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We Are All Completely Beside Ourselves

by Karen Joy Fowler

We Are All Completely Beside Ourselves by Karen Joy Fowler
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  • First Published:
    May 2013, 320 pages
    Paperback:
    Feb 2014, 320 pages

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Book Reviewed by:
Judy Krueger

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Power Reviewer Diane S.

We are all completely besides ourselves
This was a very different type of novel for this author, a novel that was not easy to write because at any time it could have easily crossed over into the absurd and it did not. It was humorous at times but always at the core there was an element of seriousness.

This is a story that covers many complex issues, 1970's was a time of experimental animal psychology which of course led to many animal abuses and stories, that at times are very difficult to read. It is really too bad that in the book's synopsis it gives away so much because it was not until the second part of the book that the reader is made aware of exactly who this family was comprised of, a feat I found amazing. So this can be a condemnation of the animal experiments, a warning to us perhaps about overreaching, and at times it almost bordered on the preachy, but just when I thought that the author would pull back.

This is also a coming of age story. Rosemary now a young adult looking back at her childhood and childhood self, a story about the reliability of memory. Does one remember the event or just the retelling of the event? Also family, what does it mean to be a family and exactly what do we owe other family members?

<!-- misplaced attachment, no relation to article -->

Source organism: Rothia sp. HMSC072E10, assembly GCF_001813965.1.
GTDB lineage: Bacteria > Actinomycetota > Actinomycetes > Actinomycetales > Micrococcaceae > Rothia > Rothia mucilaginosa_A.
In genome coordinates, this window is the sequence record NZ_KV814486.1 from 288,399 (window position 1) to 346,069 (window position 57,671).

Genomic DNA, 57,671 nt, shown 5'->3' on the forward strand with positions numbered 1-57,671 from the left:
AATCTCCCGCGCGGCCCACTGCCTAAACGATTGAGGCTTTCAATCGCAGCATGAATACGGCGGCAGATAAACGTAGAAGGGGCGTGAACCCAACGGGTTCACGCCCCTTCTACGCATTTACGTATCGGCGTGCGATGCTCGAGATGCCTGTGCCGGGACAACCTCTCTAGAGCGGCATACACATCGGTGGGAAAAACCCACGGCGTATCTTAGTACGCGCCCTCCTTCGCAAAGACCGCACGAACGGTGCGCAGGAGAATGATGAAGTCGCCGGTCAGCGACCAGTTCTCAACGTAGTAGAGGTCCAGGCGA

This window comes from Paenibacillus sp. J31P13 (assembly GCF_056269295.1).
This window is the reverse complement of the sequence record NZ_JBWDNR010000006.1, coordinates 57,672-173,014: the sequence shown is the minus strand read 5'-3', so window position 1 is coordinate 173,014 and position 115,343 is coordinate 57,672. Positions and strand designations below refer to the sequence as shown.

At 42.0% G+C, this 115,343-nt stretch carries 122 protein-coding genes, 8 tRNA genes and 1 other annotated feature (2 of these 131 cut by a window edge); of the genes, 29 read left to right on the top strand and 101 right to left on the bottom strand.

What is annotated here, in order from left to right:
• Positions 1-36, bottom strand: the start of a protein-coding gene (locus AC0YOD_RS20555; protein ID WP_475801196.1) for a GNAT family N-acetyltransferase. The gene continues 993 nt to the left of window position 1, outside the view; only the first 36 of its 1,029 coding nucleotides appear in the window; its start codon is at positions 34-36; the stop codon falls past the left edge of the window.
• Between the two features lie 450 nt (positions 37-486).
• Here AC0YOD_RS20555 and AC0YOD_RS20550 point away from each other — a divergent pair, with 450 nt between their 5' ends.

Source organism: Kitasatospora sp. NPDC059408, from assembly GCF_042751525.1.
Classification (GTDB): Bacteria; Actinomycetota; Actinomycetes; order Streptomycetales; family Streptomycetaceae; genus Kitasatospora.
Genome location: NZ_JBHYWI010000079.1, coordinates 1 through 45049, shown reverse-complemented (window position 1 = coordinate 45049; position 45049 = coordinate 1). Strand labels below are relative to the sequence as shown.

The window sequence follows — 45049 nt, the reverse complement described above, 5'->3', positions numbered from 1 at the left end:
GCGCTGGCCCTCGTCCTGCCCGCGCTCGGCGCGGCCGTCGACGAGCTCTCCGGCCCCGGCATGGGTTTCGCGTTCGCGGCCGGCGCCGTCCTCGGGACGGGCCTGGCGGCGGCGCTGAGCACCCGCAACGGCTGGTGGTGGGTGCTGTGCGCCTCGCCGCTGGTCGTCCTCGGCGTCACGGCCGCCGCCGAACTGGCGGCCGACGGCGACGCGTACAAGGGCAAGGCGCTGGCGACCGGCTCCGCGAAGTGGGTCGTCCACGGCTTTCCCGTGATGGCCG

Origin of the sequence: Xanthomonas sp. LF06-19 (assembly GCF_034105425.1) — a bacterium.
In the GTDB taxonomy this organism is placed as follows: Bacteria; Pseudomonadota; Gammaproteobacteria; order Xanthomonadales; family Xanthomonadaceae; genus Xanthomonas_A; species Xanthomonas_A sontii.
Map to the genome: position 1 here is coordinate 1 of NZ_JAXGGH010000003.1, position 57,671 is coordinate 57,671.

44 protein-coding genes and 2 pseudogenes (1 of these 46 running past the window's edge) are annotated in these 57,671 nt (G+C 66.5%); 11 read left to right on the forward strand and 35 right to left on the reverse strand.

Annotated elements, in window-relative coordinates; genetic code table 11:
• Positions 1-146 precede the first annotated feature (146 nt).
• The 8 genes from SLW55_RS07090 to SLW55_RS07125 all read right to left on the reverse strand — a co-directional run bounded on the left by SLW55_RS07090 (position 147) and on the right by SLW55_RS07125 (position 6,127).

Anyway one wants to read this, it is well done, interesting, and animal lovers will surely be appalled but maybe it is something we all need to think about. How much do we allow in the progress of the sciences?
Power Reviewer Cloggie Downunder

A clever, moving and thought-provoking read.
“You learn as much from failure as from success, Dad always says. Though no one admires you for it”

We Are All Completely Beside Ourselves is the eighth novel by prize-winning American author, Karen Joy Fowler. Rosemary Cooke’s sister Fern disappeared from her life when she was just five years old. When she was nearly twelve, her brother Lowell left. The absence of her two beloved siblings was never discussed at home.

From the perspective of a kindergarten teacher in her late thirties, Rosie tells the story of her unusual upbringing. She starts in the middle, during her time at UC Davis, because she had been told, often enough, by her psychologist father: “Skip the beginning; start in the middle”.

By this time, the once loquacious girl was almost taciturn. Throughout her childhood, members of her family advised “If you have three things to say, just tell the most important one”. Even more effective at reducing her chat was her brother’s later remonstration “If only you had, just for once, kept your goddamn mouth shut!” She still “thought as much as ever… Without the release of talking, these thoughts crowded my brain. The inside of my head turned clamorous and outlandish, like the Mos Eisley spaceport bar in Star Wars”

In the telling of the how and why her siblings are absent, Rosie delves into psychology experiments and primates and the unreliability of memories. And while a psychologist practicing on his family is probably de rigeur, today’s ethics committees would surely have vetoed what took place during Rosie’s childhood.

While the theme of love, of loss, and cruelty gives the story an undercurrent of sadness, Fowler includes plenty of humour, some of it quite black. She gives the reader a collection of quirky characters; her descriptions of faculty life in an Indiana college town in the late seventies and a Californian University town in the mid-nineties has a very genuine feel, no doubt as they draw on her own life experiences. Lost luggage, a French Revolution puppet and animal liberationists all feature. A clever, moving and thought-provoking read. 4.5 stars
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Beyond the Book:
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